I’ve been an overachiever since childhood. Just weeks before I was to begin fifth grade I received a call from the principal notifying me that I had been chosen to serve on the school’s safety patrol. Even better, I was appointed lieutenant which in 5th grade terms meant “top dog in charge”. In those days it was a big honor to be chosen for this task, and it appears I was already exhibiting leadership abilities.
As a sophomore in high school I was elected President of the school’s business club, a position normally reserved for seniors which I held for three years. The club’s primary purpose was to hone students’ business skills by participating in regional, state and national competitions. I won many trophies, but more importantly, under my leadership our club became unofficial event planners coordinating everything from school dances to fundraisers. Those were exciting times and I took it on like a full-time job.
In college my overachievement reached new levels. In the first semester of my sophomore year I decided to enroll in a graduate level communication class. I didn’t do so well, but my professors were impressed enough to make me one of a handful of students selected for a new undergraduate teaching assistantship (UTA) program. That led to an opportunity to co-teach the UTA training course with one of my professors and become a facilitator in the group dynamics course. As a senior, I was invited to serve as the first student representative to the communication department’s faculty meetings and was nominated and honored by the University as part of Who’s Who Among College and University Students.
Of course all of this overachieving took a lot of time and effort. I was totally in my element. If there was a challenge to be had or a project that no one knew how to address, I was your gal. My aim was to exceed expectation and I was good at it. My professional career followed the same format. My entire self-identity became wrapped up in my work. I once got a call about 9pm on a Friday asking if I would be willing to set up an outplacement center at a plant that was closing in a town 30 miles away. They didn’t have a clue about what needed to be done, but someone had committed to having a person on site Monday morning. Despite the fact that I was scheduled for a week’s vacation I jumped at the opportunity. A long-term, ambiguous situation that no one else wanted was right up my alley.
At work I felt invincible.There was no assignment, no challenge that I couldn’t imagine tackling if given the chance. The problem here was for as much as I felt self-assured and confident in the career arena, I felt equally awkward and inept in romantic endeavors. I rationalized both consciously and subconsciously, ‘why should I expose myself to failure, vulnerability and discomfort when I could spend my energies on something I’m successful, confident and secure with?’ So for decades I happily (for the most part) focused my entire existence on work.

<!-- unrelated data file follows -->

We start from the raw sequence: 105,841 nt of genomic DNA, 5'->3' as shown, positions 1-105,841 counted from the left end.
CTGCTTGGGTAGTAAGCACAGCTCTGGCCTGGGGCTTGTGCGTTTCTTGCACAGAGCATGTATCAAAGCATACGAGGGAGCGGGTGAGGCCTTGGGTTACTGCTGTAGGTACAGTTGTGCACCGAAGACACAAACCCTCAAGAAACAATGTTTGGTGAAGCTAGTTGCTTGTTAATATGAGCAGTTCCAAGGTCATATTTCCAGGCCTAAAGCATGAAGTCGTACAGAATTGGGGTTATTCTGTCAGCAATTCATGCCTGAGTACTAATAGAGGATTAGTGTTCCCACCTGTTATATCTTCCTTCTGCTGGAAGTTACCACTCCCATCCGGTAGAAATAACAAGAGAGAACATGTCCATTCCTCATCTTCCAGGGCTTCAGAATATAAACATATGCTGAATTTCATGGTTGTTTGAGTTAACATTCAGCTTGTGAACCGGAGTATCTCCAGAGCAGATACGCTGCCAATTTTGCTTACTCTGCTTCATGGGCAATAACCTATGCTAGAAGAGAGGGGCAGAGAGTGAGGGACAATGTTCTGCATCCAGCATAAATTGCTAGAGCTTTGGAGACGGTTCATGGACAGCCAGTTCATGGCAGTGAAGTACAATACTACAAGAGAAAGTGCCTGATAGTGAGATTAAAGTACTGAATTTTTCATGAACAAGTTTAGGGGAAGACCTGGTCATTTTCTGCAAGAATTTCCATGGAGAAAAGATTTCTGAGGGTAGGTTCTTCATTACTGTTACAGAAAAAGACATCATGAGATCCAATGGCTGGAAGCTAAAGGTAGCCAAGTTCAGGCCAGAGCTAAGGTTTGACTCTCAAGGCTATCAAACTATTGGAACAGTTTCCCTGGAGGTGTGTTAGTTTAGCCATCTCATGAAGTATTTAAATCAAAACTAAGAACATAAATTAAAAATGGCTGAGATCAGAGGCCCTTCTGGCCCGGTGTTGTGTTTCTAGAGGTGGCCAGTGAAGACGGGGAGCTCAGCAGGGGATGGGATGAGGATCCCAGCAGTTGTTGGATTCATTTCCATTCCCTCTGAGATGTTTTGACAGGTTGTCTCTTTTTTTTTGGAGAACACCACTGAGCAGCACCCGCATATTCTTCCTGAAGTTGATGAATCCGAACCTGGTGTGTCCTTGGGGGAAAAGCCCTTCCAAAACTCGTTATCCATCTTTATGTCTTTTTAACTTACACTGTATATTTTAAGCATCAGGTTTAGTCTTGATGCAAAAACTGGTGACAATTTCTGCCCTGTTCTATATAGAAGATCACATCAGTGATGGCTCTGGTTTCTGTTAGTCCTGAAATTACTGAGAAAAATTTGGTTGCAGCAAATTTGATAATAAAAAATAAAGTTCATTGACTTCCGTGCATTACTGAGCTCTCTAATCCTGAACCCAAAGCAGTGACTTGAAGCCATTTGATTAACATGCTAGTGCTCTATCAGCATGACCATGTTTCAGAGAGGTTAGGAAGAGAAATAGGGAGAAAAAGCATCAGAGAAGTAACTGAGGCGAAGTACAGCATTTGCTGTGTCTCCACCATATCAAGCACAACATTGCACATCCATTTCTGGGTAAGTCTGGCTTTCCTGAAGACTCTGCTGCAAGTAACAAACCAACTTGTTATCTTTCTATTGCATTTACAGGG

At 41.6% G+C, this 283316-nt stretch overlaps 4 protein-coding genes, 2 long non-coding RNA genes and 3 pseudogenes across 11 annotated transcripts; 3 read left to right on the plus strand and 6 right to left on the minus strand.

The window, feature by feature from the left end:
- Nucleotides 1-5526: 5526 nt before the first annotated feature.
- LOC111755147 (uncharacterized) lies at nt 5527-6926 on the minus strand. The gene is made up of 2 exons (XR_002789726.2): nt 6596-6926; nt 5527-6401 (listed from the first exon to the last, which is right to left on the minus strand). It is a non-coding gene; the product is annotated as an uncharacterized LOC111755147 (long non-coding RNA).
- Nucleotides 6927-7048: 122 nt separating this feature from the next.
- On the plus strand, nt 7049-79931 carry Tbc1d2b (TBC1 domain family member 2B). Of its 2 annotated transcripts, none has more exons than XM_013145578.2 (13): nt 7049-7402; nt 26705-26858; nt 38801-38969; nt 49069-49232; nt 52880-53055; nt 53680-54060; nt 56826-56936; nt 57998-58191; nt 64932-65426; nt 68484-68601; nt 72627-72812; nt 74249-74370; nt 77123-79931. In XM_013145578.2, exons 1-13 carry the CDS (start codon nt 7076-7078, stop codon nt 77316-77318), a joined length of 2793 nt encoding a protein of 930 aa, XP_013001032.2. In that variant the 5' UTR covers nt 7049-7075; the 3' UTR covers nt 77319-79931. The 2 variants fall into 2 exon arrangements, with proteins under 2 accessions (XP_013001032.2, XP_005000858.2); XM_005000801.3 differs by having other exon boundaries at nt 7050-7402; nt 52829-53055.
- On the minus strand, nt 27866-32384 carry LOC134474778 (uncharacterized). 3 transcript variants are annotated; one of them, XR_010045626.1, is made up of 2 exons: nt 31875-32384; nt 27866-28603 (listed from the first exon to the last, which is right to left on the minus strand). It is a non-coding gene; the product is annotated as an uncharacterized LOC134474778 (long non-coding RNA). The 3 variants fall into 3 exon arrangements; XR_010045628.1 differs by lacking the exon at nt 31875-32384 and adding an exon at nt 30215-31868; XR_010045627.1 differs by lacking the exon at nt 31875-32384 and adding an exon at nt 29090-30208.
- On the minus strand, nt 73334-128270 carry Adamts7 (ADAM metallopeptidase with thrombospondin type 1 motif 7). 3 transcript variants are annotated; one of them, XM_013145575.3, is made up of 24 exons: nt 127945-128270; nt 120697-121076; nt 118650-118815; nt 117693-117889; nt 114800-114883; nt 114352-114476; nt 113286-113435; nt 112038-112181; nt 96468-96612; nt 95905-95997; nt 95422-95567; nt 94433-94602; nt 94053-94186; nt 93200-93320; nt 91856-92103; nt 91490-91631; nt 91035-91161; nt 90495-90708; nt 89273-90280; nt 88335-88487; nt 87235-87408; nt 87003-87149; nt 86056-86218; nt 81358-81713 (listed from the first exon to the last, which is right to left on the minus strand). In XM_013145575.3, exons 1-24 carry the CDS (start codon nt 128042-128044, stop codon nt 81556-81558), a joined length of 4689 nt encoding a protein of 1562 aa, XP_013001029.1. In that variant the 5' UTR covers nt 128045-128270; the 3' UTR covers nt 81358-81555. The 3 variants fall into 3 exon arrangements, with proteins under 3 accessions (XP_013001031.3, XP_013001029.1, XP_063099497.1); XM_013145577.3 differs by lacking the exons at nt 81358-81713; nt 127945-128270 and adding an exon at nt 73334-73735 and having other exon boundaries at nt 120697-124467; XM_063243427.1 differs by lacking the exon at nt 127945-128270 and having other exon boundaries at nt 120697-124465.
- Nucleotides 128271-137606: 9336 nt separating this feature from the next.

So what does this have to do with low self-esteem? I would have asked the same question four years ago thinking my confidence and achievement demonstrated incredibly high self-esteem. I was wrong. In 2011, I resolved to make significant changes in my life by becoming healthier, creating balance in my life and maximizing my happiness. During the first year I made good progress losing 65 pounds and slowly reducing my work hours a bit to make time for fun. What I wasn’t expecting as a result was the increased attention from men. It was intriguing and scary as hell all at the same time. I realized creating balance in my life had to include social and personal relationships so I did my best not to shy away from this new-found attention. One night I was approached by a man with a very strong life force. For the first time in many years I pondered the possibility of love. I discovered rather quickly, however, that I had no clue why this person was attracted to me? I couldn’t accept that someone I thought was wonderful could think I was wonderful too.
Fortunately my path to life change had made me introspective enough to see that I had been expecting someone to come along and validate my worth by loving me despite the fact I didn’t feel deserving of love. Hesitantly I began to appreciate those damn Pinterest quotes. “What you want to ignite in others, must first burn inside yourself.” ~Aurelius Augustinus “We must be our own before we can be another’s” ~ Emerson “You have to love yourself because no amount of love from others is sufficient to fill the yearning that your soul requires from you.” ~ Dodinsky
This is perhaps the most important, but hardest truth to accept. “The fact that someone else loves you doesn’t rescue you from the project of loving yourself.” ~Sahaj Kohli The process of learning to love yourself is one of the most rewarding, painful, exhilarating, uncomfortable, enlightening, stressful and wonderful experiences you can imagine. What I’ve also discovered is when you start to love yourself and take the top spot on your priority list, it will cause friction, resentment, and jealousy. It may lead to losing people you thought were your friends or even ending relationships. Ultimately the people who remain and the new friends that appear, the ones who truly support and encourage your process, are worth the losses you’ll have to face. And once your self-love and happiness begin to grow, it exponentially impacts every other area of your life in a powerfully positive way.